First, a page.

Thousands of teachers will strike in February and March in a row over wages – despite warnings the walkouts will put vulnerable children at risk, but how will it affect your children?
When are teachers supposed to be on strike?
Strike days vary depending on where your child goes to school in the UK.
England and Wales – February and March:
The National Education Union (NEU), which has 300,000 members and is the largest education union, announced seven days of action in February and March in England and Wales.
The first national strike day will take place on February 1, with more than 23,000 schools expected to be affected. Other strikes will take place on February 14, March 15 and March 16.
Teachers in several regions will also strike on February 28 and March 1 and 2.
Individual schools will be affected by walkouts for up to four days and the government has advised schools to stay open if possible.
In Wales, the school leaders’ union, NAHT, successfully voted for the legal right to take industrial action. Union members in England, however, did not reach the required 50% majority.
A strike ballot organized by the NASUWT also fell short of the legally required number of votes to allow strike action.
The union representing school and college leaders, the ASCL, is currently deciding whether or not to hold a ballot.
Strike days in England and Wales:
- Wednesday February 1: All eligible members in England and Wales.
- Tuesday February 14: All eligible members in Wales.
- Tuesday February 28: All eligible members of the North, North West, Yorkshire and Humber regions.
- Wednesday March 1: All eligible members of the East Midlands, West Midlands and Eastern regions.
- Thursday March 2: All eligible members of the London, South East and South West regions.
- Wednesday March 15: All eligible members in England and Wales.
- Thursday March 16: All eligible members in England and Wales.
The National Education Union (NEU) represents 300,000 members. Pictured: NEU General Secretary Mary Bousted and Secretary of State for Education Gillian Keegan
Scotland – Currently on strike and action will continue in February, April and March:
The majority of Scottish primary and secondary schools are currently closed due to the teachers’ strike.
The Educational Institute of Scotland today began a further 16 days of industrial action.
This will include two days of strikes in all schools and sectors on February 28 and March 1, followed by a rolling program of strikes for 20 days between March 13 and April 21.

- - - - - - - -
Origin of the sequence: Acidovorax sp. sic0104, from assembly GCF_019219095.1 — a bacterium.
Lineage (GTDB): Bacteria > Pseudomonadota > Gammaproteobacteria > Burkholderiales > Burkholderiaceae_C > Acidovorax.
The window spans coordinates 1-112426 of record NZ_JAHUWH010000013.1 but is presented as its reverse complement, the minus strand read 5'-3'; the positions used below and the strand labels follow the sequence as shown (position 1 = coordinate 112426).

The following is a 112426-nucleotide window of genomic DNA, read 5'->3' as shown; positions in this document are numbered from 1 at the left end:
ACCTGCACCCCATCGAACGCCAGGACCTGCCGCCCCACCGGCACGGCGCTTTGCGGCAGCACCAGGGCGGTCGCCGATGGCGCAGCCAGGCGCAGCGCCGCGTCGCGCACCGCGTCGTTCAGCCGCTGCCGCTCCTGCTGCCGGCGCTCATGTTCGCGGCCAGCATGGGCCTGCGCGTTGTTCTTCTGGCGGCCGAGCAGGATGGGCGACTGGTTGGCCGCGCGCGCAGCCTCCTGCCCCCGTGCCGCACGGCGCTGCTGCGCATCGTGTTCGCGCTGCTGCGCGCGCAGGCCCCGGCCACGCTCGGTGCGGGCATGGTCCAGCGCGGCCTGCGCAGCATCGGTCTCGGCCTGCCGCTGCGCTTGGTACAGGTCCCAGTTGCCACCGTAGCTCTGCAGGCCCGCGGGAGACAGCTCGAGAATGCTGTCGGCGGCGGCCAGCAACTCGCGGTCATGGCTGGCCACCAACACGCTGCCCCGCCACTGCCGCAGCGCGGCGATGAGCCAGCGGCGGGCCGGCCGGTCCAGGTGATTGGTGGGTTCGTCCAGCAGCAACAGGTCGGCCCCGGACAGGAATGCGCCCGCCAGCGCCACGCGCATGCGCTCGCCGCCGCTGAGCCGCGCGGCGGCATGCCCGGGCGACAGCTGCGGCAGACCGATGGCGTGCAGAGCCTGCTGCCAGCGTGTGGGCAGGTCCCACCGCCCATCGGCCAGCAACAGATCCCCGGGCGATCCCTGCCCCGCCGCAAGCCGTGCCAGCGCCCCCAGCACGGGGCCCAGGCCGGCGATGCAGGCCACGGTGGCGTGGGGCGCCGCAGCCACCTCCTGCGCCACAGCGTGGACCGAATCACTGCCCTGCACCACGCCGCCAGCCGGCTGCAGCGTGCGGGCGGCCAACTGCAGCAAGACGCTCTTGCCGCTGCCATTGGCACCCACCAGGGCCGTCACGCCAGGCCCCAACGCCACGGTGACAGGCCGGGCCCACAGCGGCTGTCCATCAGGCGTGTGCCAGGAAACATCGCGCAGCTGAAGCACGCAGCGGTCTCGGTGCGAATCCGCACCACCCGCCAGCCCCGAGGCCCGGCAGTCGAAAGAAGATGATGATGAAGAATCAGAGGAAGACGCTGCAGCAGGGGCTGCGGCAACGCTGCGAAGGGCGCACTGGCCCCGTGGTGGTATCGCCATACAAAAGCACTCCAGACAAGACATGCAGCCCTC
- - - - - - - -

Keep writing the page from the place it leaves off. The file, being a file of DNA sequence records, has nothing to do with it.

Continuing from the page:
Northern Ireland – currently
Teachers from five unions in Northern Ireland continue to operate outside of a strike, meaning administrative tasks such as lesson planning are affected.
The National Education Union (NEU), which has 300,000 members and is the largest education union, announced seven days of action in February and March in England and Wales. File Picture
Why are teachers on strike?
In Scotland, teachers recently rejected a 5% increase and argued for a 10% increase. Another offer included increases of up to 6.85% for the lowest paid, but the EIS said the deal was “insulting”.
In England and Wales, most state school teachers received a 5% raise in 2022.
In Northern Ireland, many teachers have been offered a 3.2% raise for the 2021/22 and 2022/23 school years.
Teachers’ unions argue that double-digit inflation means increases of 5% or less are not enough and are essentially pay cuts.
Teacher representatives also want schools to receive additional funds to ensure that salary increases do not come from budgets set for other expenses.
Teachers, who are on strike outside Pinkie St Peters Primary School in Musselburgh, East Lothian in Scotland, holding signs saying ‘Be careful’ in protest over pay
How much are teachers paid?
According to the UK government’s Get into Teaching website, all qualified teachers earn a starting salary of at least £28,000 a year.
Those who start working in London will receive a higher salary to subsidize the city’s high cost of living.
Outside London, the maximum salary for qualified teachers is £38,810 a year, but it is possible to earn more as an ‘established and outstanding’ teacher or practitioner.
At the top end of the salary scale, teachers outside London can earn a maximum of £43,685 a year.
For Outer London this can be as high as £44,919, while in Outer and Inner London it can be as high as £48,055 and £53,482 respectively.
Practitioners do not run departments, but mentor and mentor other teachers.
In England, outside of London, leading practitioners earn between £44,523 a year and £67,585. In Outer London this rises to between £45,479 and £68,913 a year, between £48,055 and £71,220 in Outer London and rises to £52,936 and £76,104 in Central London .
What do strikes mean for your child? Do schools close if teachers go on strike?
In England, the decision to close schools rests with headteachers and there are no minimum staffing rules.
In Scotland, local councils decide while headteachers decide in Wales, in consultation with local authorities.
If your child’s school is closed, you have the right to take time off work.
However, this does not necessarily mean that you will be paid for your days off. This applies to England, Scotland and Wales.
Unpaid parental leave is also a possibility, but may need to be planned well in advance.